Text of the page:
An Australian manufacturing company has embarked on an attempt to commercialise a new solar cell that is potentially cheaper and more efficient than current solar cells. The project is being supported by the Australian Renewable Energy Agency (ARENA) which has contributed $449,000 dollars which, according to ARENA CEO Ian Kay, would enable Dyesol, based in New South Wales, to create a roadmap aimed at the commercial production of its new perovskite solar cell technology.
“Perovskite cells have been demonstrated at laboratory scale but have never before been mass produced” said Mr. Kay. “Dyesol will map out the techniques and requirements for working towards scalable manufacturing of high-quality, uniform perovskite cells that achieve efficiency, durability and stability targets. Most current generation solar photovoltaic (PV) panels on the market today are made with silicon, but there is growing interest in developing third generation solar technologies such as cells constructed from perovskite. Perovskite is abundant and cheaper than silicon and there are signs it may be more adaptable than conventional silicon, providing enhanced performance in low light conditions and being better suited for integration into external building components, such as windows and facades.”
Mr. Kay added that ultimately, perovskite solar cells could deliver a significant breakthrough in cost reduction in the manufacture of solar PV, in line with ARENA’s goal of reducing the cost of renewable energy and advancing innovative technologies. Dyesol is initially aiming for a delivery cost benchmark of US 10 cents per kilowatt hour, putting perovskite solar PV cells on a par with current benchmarks achieved by silicon solar PV. This would be a considerable achievement given silicon PV’s maturity as a technology, and provides further scope for reduction in the cost of energy as manufacturing volumes grow.
Perovskite tin solar cells [Image source: University of Oxford Press]
The new solar cell was developed by scientists at Nanyang Technological University (NTU) in Singapore, announced by Dyesol in October 2013. The team then went on to develop a commercial prototype in collaboration with the company. The NTU team was led by Assistant Professor Sum Tze Chien and Dr Nripan Mathews, both of whom worked closely with NTU Visiting Professor Michael Grätzel from the Swiss Federal Institute of Technology in Lausanne (EPFL) who has won multiple awards for his invention of dye-sensitized solar cells. The cells are made from organic-inorganic hybrid perovskite materials via a solution-based manufacturing process, making it five times cheaper than current thin-film solar cells. Perovskite can convert up to 15 percent of sunlight to electricity and this places it in direct competition with thin film which is currently efficient up to 20 percent.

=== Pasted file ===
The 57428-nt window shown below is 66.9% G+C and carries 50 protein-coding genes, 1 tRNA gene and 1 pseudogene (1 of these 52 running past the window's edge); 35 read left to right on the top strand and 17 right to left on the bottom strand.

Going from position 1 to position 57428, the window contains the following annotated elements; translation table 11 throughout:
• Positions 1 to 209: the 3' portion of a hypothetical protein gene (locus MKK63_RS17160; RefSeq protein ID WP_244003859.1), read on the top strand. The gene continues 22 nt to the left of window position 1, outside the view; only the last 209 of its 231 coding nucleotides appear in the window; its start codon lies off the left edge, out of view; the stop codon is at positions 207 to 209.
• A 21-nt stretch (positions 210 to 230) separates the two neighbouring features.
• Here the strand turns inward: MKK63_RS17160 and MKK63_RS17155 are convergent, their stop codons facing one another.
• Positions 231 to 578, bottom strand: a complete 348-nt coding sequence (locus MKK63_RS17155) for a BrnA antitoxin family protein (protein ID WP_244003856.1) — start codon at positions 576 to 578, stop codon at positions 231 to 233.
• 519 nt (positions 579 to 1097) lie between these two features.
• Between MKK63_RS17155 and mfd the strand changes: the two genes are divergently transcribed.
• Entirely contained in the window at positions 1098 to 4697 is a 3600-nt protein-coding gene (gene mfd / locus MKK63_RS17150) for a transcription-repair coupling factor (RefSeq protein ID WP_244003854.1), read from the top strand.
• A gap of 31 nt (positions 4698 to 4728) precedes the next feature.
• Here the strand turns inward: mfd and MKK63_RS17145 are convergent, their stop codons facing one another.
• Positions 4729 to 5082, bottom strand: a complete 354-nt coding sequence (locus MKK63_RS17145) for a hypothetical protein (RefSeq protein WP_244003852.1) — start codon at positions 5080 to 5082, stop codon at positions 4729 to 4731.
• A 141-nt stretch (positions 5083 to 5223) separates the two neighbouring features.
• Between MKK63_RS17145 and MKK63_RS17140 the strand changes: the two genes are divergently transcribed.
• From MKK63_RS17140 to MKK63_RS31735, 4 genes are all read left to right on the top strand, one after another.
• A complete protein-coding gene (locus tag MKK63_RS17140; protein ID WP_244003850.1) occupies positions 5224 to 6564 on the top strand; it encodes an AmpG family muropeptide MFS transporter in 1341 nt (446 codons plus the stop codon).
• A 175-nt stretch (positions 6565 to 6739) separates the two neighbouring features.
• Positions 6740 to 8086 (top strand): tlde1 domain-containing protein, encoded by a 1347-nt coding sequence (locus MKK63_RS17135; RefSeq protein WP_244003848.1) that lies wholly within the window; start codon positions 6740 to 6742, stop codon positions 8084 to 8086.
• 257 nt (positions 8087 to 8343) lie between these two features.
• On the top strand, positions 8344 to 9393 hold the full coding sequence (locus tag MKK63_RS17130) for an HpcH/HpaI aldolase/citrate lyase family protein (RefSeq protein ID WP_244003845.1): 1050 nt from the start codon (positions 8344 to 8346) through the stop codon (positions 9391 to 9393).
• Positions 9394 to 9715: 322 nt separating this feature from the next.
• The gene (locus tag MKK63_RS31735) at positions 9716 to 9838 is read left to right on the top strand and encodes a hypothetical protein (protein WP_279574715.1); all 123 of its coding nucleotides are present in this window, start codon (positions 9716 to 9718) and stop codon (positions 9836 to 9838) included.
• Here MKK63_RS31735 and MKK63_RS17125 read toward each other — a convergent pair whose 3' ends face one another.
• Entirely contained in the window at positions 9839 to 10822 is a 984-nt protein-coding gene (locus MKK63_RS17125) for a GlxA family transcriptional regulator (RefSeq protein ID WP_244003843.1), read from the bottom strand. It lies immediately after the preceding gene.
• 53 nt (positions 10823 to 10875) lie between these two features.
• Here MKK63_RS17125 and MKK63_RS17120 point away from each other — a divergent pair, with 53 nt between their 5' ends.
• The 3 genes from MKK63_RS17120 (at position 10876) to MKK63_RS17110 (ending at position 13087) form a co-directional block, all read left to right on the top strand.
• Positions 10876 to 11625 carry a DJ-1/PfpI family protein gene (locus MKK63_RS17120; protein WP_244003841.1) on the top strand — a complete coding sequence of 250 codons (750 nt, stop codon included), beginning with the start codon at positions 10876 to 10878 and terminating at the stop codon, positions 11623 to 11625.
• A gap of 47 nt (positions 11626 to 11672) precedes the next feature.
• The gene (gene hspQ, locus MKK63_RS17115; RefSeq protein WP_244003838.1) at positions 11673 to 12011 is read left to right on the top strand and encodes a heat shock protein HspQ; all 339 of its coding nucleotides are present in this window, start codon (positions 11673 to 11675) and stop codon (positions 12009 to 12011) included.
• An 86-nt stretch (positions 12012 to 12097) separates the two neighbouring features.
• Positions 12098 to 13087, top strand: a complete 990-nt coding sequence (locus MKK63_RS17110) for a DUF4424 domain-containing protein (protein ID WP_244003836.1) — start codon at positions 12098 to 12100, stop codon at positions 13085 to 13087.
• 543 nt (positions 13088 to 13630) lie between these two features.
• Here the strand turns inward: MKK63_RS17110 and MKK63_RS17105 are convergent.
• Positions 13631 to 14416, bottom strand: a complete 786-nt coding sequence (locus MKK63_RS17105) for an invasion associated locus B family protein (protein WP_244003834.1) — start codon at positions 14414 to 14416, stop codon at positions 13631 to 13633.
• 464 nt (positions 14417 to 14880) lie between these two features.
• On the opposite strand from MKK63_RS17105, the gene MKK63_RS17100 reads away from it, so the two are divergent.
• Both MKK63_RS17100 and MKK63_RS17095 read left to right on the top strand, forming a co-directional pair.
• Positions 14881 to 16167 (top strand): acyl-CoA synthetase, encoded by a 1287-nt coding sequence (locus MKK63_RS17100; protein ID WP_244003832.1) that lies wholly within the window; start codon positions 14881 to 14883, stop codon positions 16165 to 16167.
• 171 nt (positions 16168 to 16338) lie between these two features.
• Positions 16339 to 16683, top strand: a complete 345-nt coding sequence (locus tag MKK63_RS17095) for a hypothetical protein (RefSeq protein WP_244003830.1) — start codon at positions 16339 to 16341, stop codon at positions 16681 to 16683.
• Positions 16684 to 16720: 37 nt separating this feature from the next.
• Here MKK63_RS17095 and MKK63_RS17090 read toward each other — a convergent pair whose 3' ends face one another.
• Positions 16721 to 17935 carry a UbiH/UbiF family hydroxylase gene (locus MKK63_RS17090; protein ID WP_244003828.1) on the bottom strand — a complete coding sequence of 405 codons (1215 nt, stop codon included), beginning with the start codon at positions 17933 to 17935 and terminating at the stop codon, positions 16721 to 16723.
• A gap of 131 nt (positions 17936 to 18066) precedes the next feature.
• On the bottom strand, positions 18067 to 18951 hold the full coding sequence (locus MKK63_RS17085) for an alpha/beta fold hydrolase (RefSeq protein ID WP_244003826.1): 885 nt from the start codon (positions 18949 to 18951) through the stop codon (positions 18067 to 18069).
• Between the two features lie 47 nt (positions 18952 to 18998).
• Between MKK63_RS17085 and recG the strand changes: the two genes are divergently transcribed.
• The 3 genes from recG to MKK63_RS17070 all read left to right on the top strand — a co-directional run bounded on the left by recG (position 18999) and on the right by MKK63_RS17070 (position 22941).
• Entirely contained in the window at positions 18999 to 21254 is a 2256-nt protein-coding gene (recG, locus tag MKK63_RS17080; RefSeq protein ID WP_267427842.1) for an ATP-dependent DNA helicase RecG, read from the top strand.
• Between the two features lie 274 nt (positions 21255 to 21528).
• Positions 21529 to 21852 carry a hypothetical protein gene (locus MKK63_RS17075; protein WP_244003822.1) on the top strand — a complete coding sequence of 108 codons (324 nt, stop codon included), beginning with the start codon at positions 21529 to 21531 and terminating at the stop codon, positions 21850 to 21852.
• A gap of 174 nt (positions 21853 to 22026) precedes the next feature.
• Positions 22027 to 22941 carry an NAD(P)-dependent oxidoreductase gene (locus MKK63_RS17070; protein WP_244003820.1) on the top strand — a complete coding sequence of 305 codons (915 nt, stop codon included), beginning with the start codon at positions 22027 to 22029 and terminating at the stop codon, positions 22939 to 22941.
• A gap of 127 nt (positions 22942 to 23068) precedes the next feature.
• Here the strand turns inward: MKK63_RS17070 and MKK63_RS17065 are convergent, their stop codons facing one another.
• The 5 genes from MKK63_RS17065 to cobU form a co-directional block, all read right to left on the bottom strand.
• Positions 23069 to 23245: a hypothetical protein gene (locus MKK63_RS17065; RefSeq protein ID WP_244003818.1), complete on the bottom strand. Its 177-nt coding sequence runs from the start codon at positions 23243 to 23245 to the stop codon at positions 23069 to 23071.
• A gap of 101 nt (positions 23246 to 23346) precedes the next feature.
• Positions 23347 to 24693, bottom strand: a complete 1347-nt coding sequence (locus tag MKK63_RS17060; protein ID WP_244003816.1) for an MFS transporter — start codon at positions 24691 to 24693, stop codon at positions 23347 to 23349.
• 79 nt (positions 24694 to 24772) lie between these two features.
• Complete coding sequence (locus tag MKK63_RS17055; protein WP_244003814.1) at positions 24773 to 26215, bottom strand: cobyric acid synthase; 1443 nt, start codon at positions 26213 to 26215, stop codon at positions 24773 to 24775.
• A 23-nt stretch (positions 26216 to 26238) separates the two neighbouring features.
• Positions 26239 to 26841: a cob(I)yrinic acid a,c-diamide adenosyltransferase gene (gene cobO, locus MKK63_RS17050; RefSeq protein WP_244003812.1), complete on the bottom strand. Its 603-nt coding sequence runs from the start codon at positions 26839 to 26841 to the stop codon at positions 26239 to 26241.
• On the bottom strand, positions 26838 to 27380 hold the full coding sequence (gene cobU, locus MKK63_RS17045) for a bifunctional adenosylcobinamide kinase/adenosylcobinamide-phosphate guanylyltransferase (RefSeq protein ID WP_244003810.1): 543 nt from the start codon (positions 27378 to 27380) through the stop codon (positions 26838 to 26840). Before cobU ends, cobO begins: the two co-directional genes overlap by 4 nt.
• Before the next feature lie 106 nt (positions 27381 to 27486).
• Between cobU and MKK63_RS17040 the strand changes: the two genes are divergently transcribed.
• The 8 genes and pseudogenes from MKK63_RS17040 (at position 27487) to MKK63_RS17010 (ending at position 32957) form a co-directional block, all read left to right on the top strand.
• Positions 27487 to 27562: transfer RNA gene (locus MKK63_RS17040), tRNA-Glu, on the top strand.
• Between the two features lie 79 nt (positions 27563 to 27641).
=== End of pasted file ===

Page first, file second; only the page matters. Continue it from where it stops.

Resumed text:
“In our work, we utilize ultrafast lasers to study the perovskite materials” said Asst Prof Sum. “We tracked how fast these materials react to light in quadrillionths of a second (roughly 100 billion times faster than a camera flash). We discovered that in these perovskite materials, the electrons generated in the material by sunlight can travel quite far. This will allow us to make thicker solar cells which absorb more light and in turn generate more electricity.”
Assistant Professor Sum added that this unique characteristic of perovskite is quite remarkable since it is made from a simple solution method that normally produces low quality materials. Another benefit of perovskite is that it can be used to produce solar cells with different translucent colors including red, yellow and brown. This in turn could increase the range of options for architectural design using solar materials.
Perovskite was mentioned by Science magazine as one of the renewable energy breakthroughs of 2013 and there has been a number of significant advancements in the technology since then. Dyesol has been working globally with companies and researchers to develop an international leadership position in this field.
According to Dyesol Chief Technical Officer Dr Damion Milliken, the support provided by ARENA will enable the company to bed down critical manufacturing input materials and techniques necessary for the commercialization of a perovskite solar cell product. It will also be invaluable in accelerating the commercialization of the technology and ensuring Australia is at the forefront of its development.